Document Type



Doctor of Philosophy (PhD)


Dietetics and Nutrition

First Advisor's Name

Adriana Campa

First Advisor's Committee Title

Committee chair

Second Advisor's Name

Marianna K. Baum

Second Advisor's Committee Title

Committee Member

Third Advisor's Name

Juan P. Liuzzi

Third Advisor's Committee Title

Committee Member

Fourth Advisor's Name

Florence George

Fourth Advisor's Committee Title

Committee Member


Caffeine, HIV, CD4, Viral load, Sleep, Anxiety, Macronutrients, Micronutrients

Date of Defense



Miami-Dade County has approximately 27,000 people living with HIV (PLWH), and the highest HIV incidence in the nation. PLWH have reported several types of sleep disturbances. Caffeine is an anorexic and lipolytic stimulant that may adversely affect sleep patterns, dietary intakes and body composition. High caffeine consumption (>250 mg. per day or the equivalent of >4 cups of brewed coffee) may also affect general functionality, adherence to antiretroviral treatment (ART) and HIV care. This study assess the relationship of high caffeine intake with markers of disease progression, sleep quality, insomnia, anxiety, nutritional intakes and body composition.

A convenience sample of 130 PLWH on stable ART were recruited from the Miami Adult Studies on HIV (MASH) cohort, and followed for three months. After consenting, questionnaires on Modified Caffeine Consumption (MCCQ), Pittsburg Insomnia Rating Scale (PIRS), Pittsburg Sleep Quality Index (PSQI), Generalized Anxiety Disorder-7 (GAD-7), socio-demographics, drug and medication use were completed. CD4 count, HIV viral load, anthropometries, and body composition measures were obtained.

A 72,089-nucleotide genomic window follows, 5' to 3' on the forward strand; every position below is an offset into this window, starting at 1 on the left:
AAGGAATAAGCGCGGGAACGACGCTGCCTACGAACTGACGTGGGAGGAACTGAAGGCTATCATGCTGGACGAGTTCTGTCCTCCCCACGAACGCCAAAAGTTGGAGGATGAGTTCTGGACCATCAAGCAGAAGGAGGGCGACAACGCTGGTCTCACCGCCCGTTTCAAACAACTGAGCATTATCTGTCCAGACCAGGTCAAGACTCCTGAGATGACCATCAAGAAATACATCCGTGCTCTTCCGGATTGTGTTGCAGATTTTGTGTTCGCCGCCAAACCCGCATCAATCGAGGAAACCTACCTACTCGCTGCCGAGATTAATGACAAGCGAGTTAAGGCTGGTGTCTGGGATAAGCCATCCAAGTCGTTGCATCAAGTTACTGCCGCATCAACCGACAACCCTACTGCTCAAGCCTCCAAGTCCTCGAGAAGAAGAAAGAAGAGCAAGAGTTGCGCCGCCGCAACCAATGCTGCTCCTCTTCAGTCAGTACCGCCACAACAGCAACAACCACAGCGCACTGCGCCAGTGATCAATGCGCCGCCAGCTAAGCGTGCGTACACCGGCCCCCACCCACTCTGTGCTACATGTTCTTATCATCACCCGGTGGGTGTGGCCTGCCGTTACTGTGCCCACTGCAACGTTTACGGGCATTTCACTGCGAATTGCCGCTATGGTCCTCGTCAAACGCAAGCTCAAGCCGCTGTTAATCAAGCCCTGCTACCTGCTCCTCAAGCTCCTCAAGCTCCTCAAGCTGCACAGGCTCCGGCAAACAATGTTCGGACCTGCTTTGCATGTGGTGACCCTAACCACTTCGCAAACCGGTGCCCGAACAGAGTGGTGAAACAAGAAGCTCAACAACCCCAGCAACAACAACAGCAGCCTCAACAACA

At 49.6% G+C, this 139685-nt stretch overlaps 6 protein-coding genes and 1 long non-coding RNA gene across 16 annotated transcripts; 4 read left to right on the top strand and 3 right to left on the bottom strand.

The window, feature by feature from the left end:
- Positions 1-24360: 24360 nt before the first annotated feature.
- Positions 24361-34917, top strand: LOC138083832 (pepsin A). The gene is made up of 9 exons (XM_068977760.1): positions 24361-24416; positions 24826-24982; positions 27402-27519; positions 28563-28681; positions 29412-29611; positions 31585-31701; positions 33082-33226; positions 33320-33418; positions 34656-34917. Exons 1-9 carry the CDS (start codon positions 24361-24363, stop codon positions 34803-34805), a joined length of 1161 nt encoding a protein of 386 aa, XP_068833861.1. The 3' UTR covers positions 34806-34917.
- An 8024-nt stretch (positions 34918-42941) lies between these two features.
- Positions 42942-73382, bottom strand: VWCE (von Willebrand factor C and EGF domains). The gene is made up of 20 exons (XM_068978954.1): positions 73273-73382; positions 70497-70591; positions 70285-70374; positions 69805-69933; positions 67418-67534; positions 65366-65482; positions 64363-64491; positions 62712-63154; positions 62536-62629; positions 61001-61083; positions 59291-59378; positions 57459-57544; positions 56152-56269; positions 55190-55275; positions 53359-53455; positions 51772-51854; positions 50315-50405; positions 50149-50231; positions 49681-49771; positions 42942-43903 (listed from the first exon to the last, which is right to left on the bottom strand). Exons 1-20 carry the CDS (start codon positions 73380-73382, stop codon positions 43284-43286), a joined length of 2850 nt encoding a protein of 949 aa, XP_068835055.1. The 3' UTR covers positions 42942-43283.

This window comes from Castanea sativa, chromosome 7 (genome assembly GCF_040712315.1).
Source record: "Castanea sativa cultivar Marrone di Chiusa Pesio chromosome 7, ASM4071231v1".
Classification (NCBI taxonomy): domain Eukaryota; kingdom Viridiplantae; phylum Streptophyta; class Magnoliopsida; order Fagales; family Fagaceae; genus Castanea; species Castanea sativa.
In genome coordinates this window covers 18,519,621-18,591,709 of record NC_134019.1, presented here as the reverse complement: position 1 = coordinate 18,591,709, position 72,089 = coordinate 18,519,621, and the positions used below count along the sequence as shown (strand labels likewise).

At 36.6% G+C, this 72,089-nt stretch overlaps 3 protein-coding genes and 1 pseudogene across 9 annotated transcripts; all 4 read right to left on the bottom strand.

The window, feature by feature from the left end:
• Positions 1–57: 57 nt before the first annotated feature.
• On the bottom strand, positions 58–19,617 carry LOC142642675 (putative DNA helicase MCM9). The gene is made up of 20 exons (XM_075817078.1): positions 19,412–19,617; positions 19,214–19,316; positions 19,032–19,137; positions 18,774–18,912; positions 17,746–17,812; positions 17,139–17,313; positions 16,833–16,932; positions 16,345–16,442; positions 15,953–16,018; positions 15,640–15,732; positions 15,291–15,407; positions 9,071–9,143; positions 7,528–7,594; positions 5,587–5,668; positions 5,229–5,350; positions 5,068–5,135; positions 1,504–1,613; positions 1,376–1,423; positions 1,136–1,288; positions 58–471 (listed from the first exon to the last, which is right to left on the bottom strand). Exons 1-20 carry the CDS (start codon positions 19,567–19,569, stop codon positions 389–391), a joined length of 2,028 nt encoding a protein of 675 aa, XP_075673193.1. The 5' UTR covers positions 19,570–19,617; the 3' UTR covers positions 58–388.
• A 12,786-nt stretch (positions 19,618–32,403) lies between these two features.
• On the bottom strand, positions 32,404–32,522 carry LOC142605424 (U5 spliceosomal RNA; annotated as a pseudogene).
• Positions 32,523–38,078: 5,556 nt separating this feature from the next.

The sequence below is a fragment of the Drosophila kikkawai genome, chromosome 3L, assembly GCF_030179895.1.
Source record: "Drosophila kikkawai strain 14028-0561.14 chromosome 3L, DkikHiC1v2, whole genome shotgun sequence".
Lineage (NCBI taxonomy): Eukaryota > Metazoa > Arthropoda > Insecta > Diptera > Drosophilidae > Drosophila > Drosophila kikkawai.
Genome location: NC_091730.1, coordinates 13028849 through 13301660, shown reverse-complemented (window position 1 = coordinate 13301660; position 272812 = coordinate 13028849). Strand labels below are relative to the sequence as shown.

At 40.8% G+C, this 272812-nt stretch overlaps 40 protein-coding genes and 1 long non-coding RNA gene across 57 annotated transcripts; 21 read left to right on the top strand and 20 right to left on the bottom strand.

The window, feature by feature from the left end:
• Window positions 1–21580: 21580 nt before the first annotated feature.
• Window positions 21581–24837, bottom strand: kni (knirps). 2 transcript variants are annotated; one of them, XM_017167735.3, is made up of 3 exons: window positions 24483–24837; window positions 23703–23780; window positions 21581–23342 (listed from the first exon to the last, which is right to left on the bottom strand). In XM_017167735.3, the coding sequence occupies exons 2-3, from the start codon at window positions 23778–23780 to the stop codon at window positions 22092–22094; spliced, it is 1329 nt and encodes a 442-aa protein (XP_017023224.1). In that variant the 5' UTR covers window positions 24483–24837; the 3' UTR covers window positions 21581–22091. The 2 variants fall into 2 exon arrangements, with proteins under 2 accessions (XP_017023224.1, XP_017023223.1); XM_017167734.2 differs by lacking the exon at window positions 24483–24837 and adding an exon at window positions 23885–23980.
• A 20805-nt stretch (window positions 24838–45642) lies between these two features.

Mean age was 47.89±6.37 years, 60.8% were male and 75.4% were African-Americans. Mean caffeine intake at baseline was 337.63 ± 304.97 mg/day (Range: 0-1498 mg/day) and did not change significantly at 3 months. In linear regression, high caffeine consumption was associated with higher CD4 cell count (β=1.532, P=0.049), lower HIV viral load (β=-1.067, P=0.048), higher global PIRS (β=1.776, P=0.046), global PSQI (β=2.587, P=0.038), and GAD-7 scores (β=1.674, P=0.027), and with lower fat mass (β=-0.994, P=0.042), energy intakes (β=-1.643, P=0.042) and fat consumption (β=-1.902, P=0.044), adjusting for relevant socioeconomic and disease progression variables. Over three months, these associations remained significant. The association of high caffeine with lower BMI weakened when excluding users of other anorexic and stimulant drugs such as cocaine and methamphetamine, suggesting that caffeine in combination, but not alone, may worsen their action. In summary, high caffeine consumption was associated with better measures of disease progression; but was also detrimental on sleep quality, nutritional intakes, BMI and body composition and associated with insomnia and anxiety. Large scale studies for longer time are needed to elucidate the contribution of caffeine to the well-being of PLWH.





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